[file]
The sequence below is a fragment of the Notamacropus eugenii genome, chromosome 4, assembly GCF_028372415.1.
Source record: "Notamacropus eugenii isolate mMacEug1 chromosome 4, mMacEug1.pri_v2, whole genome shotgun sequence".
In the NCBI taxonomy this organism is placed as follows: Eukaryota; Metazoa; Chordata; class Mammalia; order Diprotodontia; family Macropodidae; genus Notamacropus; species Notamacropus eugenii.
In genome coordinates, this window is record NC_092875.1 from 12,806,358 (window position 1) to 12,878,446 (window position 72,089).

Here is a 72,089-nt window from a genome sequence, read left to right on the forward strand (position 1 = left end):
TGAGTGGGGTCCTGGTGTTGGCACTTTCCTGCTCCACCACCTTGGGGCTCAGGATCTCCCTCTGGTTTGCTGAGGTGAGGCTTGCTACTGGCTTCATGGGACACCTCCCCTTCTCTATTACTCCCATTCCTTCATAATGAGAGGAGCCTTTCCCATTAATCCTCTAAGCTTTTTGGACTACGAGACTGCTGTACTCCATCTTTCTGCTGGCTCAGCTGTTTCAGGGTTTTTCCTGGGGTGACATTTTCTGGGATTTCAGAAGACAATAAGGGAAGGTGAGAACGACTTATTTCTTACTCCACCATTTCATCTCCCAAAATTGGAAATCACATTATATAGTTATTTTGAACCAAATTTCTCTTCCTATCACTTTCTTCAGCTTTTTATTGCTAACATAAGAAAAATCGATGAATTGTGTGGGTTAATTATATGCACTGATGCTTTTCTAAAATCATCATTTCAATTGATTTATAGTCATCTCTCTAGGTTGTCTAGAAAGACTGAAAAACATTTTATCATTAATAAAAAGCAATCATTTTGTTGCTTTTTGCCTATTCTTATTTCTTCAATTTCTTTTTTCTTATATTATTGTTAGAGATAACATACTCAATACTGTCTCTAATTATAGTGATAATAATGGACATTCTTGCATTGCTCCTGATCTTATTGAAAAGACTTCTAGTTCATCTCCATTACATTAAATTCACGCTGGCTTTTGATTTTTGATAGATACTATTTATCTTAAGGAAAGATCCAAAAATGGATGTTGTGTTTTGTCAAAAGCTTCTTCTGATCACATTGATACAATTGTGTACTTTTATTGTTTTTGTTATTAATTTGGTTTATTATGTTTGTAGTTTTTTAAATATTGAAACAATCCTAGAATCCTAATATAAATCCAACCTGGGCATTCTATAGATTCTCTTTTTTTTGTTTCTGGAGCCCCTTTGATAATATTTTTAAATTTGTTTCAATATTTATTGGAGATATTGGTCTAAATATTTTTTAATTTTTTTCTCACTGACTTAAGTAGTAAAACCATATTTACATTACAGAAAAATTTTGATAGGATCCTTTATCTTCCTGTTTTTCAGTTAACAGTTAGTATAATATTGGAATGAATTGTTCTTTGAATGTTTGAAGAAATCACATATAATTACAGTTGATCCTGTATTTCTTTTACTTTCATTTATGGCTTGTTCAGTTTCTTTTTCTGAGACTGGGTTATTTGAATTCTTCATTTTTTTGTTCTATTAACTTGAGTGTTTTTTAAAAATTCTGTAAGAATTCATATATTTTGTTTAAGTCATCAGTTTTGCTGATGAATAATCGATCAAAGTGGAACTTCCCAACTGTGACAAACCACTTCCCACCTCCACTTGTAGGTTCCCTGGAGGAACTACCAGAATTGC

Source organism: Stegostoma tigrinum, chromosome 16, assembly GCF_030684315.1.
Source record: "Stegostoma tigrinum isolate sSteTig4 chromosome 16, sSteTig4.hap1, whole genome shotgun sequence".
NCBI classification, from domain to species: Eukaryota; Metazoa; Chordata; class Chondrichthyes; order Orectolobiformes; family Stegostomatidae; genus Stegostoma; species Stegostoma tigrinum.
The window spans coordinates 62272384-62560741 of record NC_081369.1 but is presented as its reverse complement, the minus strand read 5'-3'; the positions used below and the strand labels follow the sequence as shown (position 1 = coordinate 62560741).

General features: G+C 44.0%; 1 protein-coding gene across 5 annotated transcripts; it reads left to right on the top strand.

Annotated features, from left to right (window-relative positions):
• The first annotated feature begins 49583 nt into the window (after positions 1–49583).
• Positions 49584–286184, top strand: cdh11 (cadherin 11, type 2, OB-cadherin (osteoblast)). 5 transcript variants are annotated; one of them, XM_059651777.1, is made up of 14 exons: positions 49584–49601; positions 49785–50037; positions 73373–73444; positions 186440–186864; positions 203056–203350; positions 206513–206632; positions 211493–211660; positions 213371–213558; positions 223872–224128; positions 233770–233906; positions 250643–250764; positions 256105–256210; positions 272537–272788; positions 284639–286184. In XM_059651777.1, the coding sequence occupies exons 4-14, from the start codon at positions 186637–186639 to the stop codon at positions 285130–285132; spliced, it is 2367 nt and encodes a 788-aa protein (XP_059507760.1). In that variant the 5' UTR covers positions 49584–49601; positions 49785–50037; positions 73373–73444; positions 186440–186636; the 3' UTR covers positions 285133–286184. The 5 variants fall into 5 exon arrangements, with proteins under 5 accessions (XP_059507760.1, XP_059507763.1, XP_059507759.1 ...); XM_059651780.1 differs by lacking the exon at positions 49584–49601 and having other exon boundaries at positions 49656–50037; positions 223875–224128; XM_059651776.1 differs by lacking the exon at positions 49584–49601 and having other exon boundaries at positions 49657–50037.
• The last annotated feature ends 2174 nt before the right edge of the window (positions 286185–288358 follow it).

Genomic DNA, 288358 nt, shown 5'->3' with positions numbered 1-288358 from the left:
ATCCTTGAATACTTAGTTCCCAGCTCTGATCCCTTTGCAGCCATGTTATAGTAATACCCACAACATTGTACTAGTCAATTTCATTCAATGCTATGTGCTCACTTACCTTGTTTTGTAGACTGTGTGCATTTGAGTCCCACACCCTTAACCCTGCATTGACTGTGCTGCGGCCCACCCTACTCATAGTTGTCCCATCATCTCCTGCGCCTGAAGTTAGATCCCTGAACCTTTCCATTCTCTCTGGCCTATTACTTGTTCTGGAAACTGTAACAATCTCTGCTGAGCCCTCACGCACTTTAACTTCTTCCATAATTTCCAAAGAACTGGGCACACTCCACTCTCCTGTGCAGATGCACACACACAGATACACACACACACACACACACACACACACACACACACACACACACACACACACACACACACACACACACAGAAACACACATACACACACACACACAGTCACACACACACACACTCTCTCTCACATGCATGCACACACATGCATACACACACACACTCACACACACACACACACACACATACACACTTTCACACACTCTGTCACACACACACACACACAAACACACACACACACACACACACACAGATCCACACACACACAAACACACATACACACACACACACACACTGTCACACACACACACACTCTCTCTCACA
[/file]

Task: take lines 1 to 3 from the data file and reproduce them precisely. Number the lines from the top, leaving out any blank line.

The sequence below is a fragment of the Notamacropus eugenii genome, chromosome 4, assembly GCF_028372415.1.
Source record: "Notamacropus eugenii isolate mMacEug1 chromosome 4, mMacEug1.pri_v2, whole genome shotgun sequence".
In the NCBI taxonomy this organism is placed as follows: Eukaryota; Metazoa; Chordata; class Mammalia; order Diprotodontia; family Macropodidae; genus Notamacropus; species Notamacropus eugenii.